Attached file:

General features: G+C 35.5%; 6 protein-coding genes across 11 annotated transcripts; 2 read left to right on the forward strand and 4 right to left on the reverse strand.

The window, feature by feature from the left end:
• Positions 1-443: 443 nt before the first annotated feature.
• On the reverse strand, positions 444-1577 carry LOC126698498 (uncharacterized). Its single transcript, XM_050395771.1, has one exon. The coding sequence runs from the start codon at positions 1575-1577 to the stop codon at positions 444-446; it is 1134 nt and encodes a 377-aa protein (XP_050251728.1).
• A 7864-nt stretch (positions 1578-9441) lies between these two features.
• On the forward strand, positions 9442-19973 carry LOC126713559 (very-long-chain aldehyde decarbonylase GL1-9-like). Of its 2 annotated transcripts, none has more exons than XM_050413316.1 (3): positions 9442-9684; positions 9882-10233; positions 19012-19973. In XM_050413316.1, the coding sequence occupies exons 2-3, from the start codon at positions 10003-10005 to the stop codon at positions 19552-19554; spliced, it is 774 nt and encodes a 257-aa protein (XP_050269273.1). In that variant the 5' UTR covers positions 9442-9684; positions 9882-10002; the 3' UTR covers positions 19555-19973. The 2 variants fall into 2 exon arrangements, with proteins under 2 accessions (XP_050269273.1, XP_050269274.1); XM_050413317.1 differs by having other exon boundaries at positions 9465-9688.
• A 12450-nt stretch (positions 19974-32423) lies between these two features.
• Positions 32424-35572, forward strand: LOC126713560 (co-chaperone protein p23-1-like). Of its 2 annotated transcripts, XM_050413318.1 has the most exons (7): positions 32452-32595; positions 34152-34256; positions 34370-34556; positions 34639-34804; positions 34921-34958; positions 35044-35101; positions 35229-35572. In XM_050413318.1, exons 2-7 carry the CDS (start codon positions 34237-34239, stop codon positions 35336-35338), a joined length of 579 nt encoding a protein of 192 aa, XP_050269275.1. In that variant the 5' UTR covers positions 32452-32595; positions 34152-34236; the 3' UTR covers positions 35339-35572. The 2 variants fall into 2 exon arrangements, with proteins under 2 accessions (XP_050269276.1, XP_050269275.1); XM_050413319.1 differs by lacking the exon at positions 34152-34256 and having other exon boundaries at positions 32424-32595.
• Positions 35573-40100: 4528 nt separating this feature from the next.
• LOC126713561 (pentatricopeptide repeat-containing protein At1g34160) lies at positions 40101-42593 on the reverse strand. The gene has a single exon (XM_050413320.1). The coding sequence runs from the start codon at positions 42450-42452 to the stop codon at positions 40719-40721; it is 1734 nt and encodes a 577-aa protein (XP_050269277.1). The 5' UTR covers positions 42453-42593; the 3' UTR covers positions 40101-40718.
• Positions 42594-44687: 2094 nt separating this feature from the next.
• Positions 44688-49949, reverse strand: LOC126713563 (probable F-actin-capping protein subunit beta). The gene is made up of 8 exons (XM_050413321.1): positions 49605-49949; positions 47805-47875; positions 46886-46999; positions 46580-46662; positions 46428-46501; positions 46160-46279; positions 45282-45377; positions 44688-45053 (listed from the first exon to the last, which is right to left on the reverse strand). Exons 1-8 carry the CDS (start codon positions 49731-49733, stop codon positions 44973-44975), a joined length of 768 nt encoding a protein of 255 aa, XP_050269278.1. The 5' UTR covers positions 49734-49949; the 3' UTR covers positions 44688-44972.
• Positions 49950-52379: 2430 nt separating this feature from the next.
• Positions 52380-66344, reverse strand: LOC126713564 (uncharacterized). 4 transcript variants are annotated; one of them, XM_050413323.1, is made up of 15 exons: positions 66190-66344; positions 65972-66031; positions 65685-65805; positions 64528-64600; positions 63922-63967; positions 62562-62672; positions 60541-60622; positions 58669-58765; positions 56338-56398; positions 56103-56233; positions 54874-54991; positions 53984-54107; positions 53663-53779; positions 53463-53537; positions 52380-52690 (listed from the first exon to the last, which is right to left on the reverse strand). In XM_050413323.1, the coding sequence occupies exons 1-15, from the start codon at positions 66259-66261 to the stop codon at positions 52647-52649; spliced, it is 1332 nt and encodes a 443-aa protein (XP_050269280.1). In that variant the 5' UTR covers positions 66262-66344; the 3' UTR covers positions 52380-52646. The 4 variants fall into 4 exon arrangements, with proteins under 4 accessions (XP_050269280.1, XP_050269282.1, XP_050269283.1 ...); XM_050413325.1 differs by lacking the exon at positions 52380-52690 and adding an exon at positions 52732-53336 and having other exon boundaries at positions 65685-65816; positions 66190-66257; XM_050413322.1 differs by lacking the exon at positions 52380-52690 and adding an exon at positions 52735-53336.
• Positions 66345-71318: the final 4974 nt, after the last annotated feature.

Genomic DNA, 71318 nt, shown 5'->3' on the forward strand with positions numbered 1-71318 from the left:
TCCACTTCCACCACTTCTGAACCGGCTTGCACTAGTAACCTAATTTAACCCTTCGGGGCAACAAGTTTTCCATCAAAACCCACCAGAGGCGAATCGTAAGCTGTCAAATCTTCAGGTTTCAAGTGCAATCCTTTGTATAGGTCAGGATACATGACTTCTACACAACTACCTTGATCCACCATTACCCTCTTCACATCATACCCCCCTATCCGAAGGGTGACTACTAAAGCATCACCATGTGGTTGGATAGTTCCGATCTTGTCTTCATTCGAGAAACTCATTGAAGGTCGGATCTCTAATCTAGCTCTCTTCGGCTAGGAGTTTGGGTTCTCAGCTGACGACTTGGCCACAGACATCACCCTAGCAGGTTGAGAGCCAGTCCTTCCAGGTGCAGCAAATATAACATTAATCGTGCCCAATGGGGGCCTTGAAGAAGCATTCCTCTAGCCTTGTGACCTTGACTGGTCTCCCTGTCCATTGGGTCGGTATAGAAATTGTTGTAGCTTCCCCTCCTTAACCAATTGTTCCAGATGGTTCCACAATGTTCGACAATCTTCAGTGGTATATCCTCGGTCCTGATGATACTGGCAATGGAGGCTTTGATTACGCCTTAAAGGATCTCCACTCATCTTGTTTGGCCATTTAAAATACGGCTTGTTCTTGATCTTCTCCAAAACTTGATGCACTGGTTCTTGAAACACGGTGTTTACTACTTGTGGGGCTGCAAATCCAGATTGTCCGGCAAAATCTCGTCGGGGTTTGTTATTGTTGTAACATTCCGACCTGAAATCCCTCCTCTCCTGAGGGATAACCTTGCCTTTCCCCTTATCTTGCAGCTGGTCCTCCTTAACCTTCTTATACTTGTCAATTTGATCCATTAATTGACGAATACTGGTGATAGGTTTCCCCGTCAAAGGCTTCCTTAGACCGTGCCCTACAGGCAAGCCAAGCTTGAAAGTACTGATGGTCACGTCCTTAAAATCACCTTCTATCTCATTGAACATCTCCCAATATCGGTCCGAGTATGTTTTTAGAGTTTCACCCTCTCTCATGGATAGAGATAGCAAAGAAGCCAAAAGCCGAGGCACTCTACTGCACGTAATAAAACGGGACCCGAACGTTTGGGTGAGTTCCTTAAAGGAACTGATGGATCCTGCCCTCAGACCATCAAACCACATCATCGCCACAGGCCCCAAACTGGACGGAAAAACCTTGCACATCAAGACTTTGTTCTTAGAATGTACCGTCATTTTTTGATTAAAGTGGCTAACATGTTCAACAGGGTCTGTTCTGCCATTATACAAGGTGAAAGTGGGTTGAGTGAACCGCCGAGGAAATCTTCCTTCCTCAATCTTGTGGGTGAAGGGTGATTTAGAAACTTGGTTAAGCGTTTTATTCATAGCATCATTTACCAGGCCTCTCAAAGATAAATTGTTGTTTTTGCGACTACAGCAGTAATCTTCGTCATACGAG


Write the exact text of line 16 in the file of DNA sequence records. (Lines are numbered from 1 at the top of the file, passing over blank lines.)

Genomic DNA, 71318 nt, shown 5'->3' on the forward strand with positions numbered 1-71318 from the left: